I am a daughter of a divorced household, so we have two Christmases. My husband's parents are married, but both grandmothers are alive. Thus we have two sides of the family to work with there, too.
My Mother's Family
They usually want pictures of the kids for Christmas, and I like making food for them. One Christmas craft with stevia fudge will be going to everyone. I'm going to be making my mom some Ukranian egg ornaments and, if I have time, I'll make some for my aunts and Grammy. I'll be posting about these this coming week. I budgeted $20 to give my mom some fun jewelry and she will also get surplus stevia.
I have a young step-brother and step-sister, aged five and eight. I have budgeted $5 for each. He is getting a small toy car, and she is getting an ice cream sandwich maker. Both gifts will contribute to their ever growing car and kitchen collections.
My Father's Family
My Dad had more kids than my mom. My mom had me and my two brothers, who are twins. One brother is counted in my Mom's family, getting a Christmas craft and fudge, and the other doesn't celebrate Christmas. Then, from my Dad, I have my half brother and sister, each of whom will get a Christmas craft with fudge.
Dad and my step-mom will get a Christmas craft with fudge, my old bread maker and bulk yeast that I never got around to putting on ebay, and surplus stevia. I asked if they wanted the bread maker and surplus yeast for Christmas and they did. I might have gotten more than what I usually budget for them if I resold it, up to $40, but I'm glad to be giving it to someone who can use it.
I was thinking of making a cheesecake for my step-sister. I did cheesecakes for everyone a few years ago and she ate the one I gave to her family real fast. She's 13 and doesn't eat much, so she needs it. I found a Wham-o ball for my eight-year-old nephew and a Baby Einstein toy for my three-month-old niece. They each had a $5 budget, too.
My Husband's Family
They used to have a gift swap where everyone drew a name and gave a gift of about $10. Dan's uncle has been under-employed for several years now and has two kids in college, so that has stopped. They still buy for our kids, which I would rather they didn't, but I guess it makes them happy to buy gifts for little kids. Just about everyone buys too much for our kids.
We exchange gifts with Dan's parents. We have an up to $40 budget for them, and it's Dan's job to decide what to do. I always have lots of suggestions for him, though, because I like to help. They will also be getting the Christmas craft and fudge.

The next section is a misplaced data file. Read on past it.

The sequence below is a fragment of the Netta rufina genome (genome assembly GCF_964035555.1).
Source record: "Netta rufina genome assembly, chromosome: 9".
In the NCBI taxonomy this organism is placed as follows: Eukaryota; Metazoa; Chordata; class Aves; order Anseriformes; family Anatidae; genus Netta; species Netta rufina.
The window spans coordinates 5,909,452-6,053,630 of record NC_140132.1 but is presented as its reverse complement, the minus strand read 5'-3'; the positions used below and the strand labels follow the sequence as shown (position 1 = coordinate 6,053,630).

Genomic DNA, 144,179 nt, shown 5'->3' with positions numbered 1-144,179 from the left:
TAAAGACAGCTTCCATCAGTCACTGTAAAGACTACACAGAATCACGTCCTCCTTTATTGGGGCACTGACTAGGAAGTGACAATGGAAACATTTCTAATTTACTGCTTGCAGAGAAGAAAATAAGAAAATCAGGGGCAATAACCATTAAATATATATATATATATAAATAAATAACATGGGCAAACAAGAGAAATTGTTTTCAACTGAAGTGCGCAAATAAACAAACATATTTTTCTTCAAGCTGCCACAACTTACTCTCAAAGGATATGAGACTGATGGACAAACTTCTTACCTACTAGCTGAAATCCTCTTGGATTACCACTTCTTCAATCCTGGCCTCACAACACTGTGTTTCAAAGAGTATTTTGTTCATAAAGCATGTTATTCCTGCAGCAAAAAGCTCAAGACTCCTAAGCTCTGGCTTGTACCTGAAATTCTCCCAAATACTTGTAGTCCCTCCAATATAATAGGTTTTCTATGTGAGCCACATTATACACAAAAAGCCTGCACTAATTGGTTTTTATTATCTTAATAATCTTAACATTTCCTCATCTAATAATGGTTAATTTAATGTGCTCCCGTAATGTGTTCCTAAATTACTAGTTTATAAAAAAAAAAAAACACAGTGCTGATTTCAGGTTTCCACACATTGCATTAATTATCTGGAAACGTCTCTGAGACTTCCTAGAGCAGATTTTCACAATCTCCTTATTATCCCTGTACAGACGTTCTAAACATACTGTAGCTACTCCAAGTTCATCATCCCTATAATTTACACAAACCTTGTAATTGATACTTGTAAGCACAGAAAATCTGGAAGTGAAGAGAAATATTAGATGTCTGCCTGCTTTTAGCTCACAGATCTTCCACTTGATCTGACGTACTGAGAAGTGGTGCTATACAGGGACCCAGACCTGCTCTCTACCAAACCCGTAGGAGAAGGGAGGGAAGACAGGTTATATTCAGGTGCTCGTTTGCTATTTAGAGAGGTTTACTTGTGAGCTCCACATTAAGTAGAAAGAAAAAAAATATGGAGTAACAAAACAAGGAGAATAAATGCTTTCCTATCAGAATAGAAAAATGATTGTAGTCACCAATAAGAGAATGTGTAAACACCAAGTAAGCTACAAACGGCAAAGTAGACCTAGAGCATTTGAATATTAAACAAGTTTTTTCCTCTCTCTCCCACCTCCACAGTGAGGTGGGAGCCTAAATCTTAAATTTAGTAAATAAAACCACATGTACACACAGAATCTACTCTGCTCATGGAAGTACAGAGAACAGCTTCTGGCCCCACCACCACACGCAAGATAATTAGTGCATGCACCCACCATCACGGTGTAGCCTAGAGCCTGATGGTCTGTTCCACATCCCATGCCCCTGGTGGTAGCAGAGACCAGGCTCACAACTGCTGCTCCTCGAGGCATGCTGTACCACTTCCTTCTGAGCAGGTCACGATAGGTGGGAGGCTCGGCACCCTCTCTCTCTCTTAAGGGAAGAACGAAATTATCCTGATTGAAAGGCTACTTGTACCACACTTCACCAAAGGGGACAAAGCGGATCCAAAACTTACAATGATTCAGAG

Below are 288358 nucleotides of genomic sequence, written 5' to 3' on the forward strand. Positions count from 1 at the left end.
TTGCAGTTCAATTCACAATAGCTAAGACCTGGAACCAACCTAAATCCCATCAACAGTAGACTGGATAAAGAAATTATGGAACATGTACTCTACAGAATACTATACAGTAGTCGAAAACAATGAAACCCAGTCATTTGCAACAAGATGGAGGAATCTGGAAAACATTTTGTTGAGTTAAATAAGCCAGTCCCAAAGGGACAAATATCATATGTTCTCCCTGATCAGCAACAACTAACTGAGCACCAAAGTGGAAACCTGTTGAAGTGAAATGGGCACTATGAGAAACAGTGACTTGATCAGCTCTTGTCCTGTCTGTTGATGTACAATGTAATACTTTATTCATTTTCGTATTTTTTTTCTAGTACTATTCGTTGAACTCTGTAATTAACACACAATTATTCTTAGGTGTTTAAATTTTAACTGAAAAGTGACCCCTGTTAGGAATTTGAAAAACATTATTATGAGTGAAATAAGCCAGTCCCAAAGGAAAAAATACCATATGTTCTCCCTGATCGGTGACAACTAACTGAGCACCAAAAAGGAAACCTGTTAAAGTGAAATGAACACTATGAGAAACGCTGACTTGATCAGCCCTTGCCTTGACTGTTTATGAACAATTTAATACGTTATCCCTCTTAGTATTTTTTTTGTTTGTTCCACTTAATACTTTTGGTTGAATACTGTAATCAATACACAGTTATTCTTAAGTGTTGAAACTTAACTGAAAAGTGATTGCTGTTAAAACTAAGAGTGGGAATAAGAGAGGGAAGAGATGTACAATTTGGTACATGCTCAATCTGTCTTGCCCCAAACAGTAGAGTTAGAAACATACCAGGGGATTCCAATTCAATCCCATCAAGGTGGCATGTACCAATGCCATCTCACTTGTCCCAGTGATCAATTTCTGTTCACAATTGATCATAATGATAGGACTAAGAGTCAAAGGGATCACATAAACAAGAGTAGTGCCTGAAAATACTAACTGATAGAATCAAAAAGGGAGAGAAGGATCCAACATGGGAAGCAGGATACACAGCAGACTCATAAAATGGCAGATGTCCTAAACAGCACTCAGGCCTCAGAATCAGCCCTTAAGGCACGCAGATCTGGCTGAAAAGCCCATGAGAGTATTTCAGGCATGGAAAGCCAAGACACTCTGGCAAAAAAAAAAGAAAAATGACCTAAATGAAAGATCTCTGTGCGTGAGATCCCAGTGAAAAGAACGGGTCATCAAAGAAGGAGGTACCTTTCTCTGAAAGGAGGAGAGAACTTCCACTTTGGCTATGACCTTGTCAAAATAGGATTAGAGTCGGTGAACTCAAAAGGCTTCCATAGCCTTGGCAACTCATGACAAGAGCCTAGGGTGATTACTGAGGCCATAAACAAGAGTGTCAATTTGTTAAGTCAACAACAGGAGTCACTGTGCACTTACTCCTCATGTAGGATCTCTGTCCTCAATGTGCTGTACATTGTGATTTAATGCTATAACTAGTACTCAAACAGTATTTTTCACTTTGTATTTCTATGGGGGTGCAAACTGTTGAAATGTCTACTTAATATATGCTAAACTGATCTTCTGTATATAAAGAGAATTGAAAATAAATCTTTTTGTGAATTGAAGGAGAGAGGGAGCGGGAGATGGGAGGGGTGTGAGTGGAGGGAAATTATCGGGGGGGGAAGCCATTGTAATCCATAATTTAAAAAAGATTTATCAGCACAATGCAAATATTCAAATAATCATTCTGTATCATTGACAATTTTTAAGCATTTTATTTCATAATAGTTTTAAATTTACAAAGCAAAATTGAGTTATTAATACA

Dan's maternal grandmother has Alzheimer's so we are giving her lots of pictures of us and the kids along with her Christmas craft with stevia fudge. Dan's paternal grandmother will also get a Christmas craft and some Turkish egg ornaments if I have time to make extra.
Everyone in each branch of the family will also get wallet sized photos of the kids.
To sum up, we have a $20 budget for each of our parents, including step-parents. We have a $5 budget for the kids we buy for. Everyone else gets the same homemade gift.
The purchased gifts have been bought with swagbucks Amazon.com gift cards. Yes, swagbucks paid for Christmas. If you haven't signed up yet, you should. If you have, refer your friends. Referring is not only good for you, it is good for your friends, too. (For full disclosure, this post is full of Amazon referral links, but their primary purpose is to show what cool stuff I'm getting, not to sell you that stuff.) If I didn't have swagbucks, about half of this would have been saved for, and half would be purchased through mystery shopping.
So, I've gotten my family's shopping done, but I still have crafts and cooking and wrapping. I'll be writing a separate post about our immediate family's budget and what we'll be getting each other. That shopping I have not finished yet.
How much shopping have you gotten done?
How do you decide how much to spend on everyone?
Will this year be different than last?